How ‘Barry’ gave Henry Winkler another signature role decades after playing Fonzie

Henry Winkler plays a self-styled master acting teacher in HBO’s “Barry.” (HBO)
Henry Winkler plays a self-styled master acting teacher in HBO’s “Barry.” (HBO)

You know him as the Fonz. And probably Barry Zuckerkorn, the Bluth family’s inept attorney on “Arrested Development.”

But you don’t know the depth of Henry Winkler’s talents unless you’ve seen him play Gene Cousineau, the self-styled master acting teacher on HBO’s first-year comedy, “Barry.”

Winkler stopped by The Los Angeles Times recently for a video interview to talk about finding yet another role of a lifetime. Here are excerpts from the conversation.

Q: Did you know there were so many actors wanting to play Gene?

A: I did not know that. I auditioned for it. And when I first got the call, I said, “OK, just tell me this. They say I’m on a short list. OK. Is Dustin Hoffman on that list? Because if he is, I’m not going in.”

Q: You’re not going to waste your time.

A: No, I don’t have a chance. So I go in, and I audition for (series co-creator and star) Bill Hader, and I get it. OK, whew! And then it is the Super Bowl in February, and I went to a friend’s house, and there were agents there and they said, “What are you doing?” And I said, “Well, we just shot the pilot of ‘Barry.’” And they went, “You got that?”

Then we went to see a good acquaintance of ours, John Lithgow, on Broadway, and he said, “What are you doing?” And I said, “Well, I’m doing ‘Barry.’” And he went, “I wanted that!” And I went, “Oh my God, this is amazing.”

Q: When you were coming up, did you have an acting teacher like Gene?

A: Everybody has had someone like Gene. The whole premise of the series (is) people who are torn apart. (Gene) goes out on auditions. He’s a regular working actor. And you know, you lose a commercial to a gecko, you teach. And so, then in the classroom, he’s treated like an emperor. That is his arena because outside of those four walls, he doesn’t seem to be able to practice what he preaches.

Q: We see Gene go out for an audition and he’s going for the role of Man in the Back of the Line. It’s humbling.

A: It is humbling. It is humbling in real life, let alone on the screen. But I knew that I had done that (audition) scene correctly, because I did it and then I turned away, knowing that (Gene’s) never going to get this, and all I heard from video village, where the producers and the writers sit, was, “Oh.” And that pathetic, “Oh,” I figured I got it right.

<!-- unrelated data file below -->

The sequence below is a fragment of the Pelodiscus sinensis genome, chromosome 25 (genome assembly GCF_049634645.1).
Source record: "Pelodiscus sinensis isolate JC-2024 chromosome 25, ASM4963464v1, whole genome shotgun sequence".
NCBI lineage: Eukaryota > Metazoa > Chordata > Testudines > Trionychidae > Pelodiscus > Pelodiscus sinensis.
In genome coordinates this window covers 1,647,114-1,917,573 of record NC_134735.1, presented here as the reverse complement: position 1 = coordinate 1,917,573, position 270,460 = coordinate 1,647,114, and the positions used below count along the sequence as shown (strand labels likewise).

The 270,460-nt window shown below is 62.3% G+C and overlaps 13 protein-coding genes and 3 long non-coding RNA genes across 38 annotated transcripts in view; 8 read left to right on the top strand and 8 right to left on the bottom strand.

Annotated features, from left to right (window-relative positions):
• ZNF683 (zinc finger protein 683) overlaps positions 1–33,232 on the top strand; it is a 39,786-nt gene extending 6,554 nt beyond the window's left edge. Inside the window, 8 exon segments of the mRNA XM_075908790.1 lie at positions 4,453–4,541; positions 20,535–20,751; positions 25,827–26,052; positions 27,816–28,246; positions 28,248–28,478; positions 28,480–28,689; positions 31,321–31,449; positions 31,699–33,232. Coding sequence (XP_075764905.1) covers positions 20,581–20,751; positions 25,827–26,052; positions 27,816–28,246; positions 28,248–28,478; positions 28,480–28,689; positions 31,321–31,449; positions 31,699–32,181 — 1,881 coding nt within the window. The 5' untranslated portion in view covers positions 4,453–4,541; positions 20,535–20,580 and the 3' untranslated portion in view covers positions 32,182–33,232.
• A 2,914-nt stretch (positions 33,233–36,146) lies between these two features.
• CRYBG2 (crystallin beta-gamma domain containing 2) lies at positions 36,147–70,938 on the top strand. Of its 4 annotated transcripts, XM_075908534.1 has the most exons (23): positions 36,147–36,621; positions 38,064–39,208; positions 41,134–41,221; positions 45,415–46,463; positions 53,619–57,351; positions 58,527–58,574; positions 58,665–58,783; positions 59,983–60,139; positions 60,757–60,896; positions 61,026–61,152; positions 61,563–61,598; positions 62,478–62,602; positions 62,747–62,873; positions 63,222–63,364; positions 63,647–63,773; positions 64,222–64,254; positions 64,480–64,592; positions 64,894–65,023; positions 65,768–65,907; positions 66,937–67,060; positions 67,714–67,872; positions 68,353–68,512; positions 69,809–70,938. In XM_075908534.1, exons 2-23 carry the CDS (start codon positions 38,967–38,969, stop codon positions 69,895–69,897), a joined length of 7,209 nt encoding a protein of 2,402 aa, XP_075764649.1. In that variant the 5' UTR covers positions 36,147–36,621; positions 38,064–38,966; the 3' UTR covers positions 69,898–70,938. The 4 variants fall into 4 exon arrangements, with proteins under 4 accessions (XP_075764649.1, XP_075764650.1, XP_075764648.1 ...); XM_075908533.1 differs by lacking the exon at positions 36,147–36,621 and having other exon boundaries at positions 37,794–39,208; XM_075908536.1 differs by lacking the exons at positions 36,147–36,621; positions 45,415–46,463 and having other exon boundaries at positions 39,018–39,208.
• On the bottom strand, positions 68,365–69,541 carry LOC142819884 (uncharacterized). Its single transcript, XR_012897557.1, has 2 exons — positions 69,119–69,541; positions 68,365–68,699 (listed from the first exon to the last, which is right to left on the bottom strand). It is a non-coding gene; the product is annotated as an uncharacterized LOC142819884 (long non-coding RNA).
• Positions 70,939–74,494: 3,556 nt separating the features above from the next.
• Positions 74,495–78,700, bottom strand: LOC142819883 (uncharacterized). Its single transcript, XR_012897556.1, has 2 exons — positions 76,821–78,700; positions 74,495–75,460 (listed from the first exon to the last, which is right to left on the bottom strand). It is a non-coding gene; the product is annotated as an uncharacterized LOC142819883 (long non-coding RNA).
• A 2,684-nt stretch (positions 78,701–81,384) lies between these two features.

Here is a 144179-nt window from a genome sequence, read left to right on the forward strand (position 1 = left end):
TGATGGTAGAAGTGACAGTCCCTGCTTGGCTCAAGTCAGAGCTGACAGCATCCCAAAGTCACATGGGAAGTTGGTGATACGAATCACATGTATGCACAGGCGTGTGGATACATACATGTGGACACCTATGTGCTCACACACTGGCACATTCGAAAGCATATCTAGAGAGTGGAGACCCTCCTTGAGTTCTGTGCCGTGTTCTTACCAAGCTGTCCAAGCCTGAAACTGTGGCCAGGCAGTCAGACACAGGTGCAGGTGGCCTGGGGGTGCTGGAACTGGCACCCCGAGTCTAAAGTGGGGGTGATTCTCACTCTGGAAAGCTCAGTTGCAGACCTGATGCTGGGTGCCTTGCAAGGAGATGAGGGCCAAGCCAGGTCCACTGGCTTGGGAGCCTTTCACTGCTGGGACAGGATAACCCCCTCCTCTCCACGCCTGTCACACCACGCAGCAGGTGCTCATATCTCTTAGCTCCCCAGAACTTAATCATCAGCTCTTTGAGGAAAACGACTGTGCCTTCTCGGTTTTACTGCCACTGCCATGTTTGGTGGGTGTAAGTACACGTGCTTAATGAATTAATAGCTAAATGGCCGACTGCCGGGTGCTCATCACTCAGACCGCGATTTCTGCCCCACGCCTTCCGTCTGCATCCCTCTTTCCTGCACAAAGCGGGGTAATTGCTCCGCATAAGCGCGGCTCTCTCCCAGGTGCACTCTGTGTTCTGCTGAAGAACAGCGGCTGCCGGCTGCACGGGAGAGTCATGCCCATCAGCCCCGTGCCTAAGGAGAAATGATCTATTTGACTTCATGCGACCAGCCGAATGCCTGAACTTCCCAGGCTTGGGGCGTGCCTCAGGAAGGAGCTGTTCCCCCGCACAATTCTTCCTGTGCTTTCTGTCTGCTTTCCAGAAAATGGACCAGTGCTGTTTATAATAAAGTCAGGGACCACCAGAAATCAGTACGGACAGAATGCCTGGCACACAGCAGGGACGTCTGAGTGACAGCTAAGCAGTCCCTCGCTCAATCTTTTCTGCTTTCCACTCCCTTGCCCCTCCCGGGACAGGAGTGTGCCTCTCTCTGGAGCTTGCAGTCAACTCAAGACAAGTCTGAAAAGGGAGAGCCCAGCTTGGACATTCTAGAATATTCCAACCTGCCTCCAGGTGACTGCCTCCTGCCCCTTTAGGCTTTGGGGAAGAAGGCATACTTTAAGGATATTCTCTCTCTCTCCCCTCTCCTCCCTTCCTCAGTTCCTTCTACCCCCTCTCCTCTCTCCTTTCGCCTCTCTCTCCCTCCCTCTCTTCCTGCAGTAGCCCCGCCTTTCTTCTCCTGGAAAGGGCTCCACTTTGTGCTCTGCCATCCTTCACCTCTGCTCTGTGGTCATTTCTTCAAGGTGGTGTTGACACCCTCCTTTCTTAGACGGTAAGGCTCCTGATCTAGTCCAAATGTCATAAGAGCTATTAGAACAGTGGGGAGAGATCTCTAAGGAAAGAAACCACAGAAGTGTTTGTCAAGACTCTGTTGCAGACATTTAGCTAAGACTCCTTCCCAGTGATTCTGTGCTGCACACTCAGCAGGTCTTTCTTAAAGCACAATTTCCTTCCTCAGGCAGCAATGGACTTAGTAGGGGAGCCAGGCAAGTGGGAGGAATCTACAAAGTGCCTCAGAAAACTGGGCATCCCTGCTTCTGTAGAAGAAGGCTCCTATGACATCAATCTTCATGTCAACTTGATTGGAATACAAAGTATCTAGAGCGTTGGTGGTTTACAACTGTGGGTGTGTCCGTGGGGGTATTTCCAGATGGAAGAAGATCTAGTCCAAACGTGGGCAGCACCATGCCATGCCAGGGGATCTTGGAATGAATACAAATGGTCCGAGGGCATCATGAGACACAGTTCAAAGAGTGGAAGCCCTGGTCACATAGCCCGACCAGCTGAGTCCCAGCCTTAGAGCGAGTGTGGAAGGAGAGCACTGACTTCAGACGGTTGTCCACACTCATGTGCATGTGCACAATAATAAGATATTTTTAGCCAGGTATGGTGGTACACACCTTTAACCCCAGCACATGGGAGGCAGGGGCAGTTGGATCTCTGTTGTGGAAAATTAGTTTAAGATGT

Q: There’s a great dinner scene where Gene ambushes Det. Moss. She thinks she’s there for information, but in his mind, it’s a date. And he really sells it.

A: You know what? As an actor, when you do a scene like that, you do a scene with the love of your life. I think underneath all of his baloney, he truly cares. He is smitten by this woman.

Q: I love the line: “All I want is someone to spoil.” It does look like Gene makes a great omelet.

A: He really does. Now, his favorite, of course, is eggs Benedict. And his sauce, if it’s eaten at the moment, is unbelievable.

Q: What advice do you have when it comes to acting?

A: When I was 27, I got the Fonz. And because I changed my voice, I changed my body, it was like a key that unlocked my imagination. And at that moment, after all of my training, I realized that I really am just a character actor. I am not a leading man. But I knew, without the change of voice, without the detail of the Fonz, I wasn’t the actor I wanted to be in my mind or in my imagination.

So that was 27. And now I’m 72, so I’ve flipped the numbers, and I am closer to the actor that I thought about being when I was 27. Some people can do it right away, there is no difference between the character and their soul. There’s no space. I dreamed of that, but I couldn’t accomplish that. And maybe I’m just getting there now.

 

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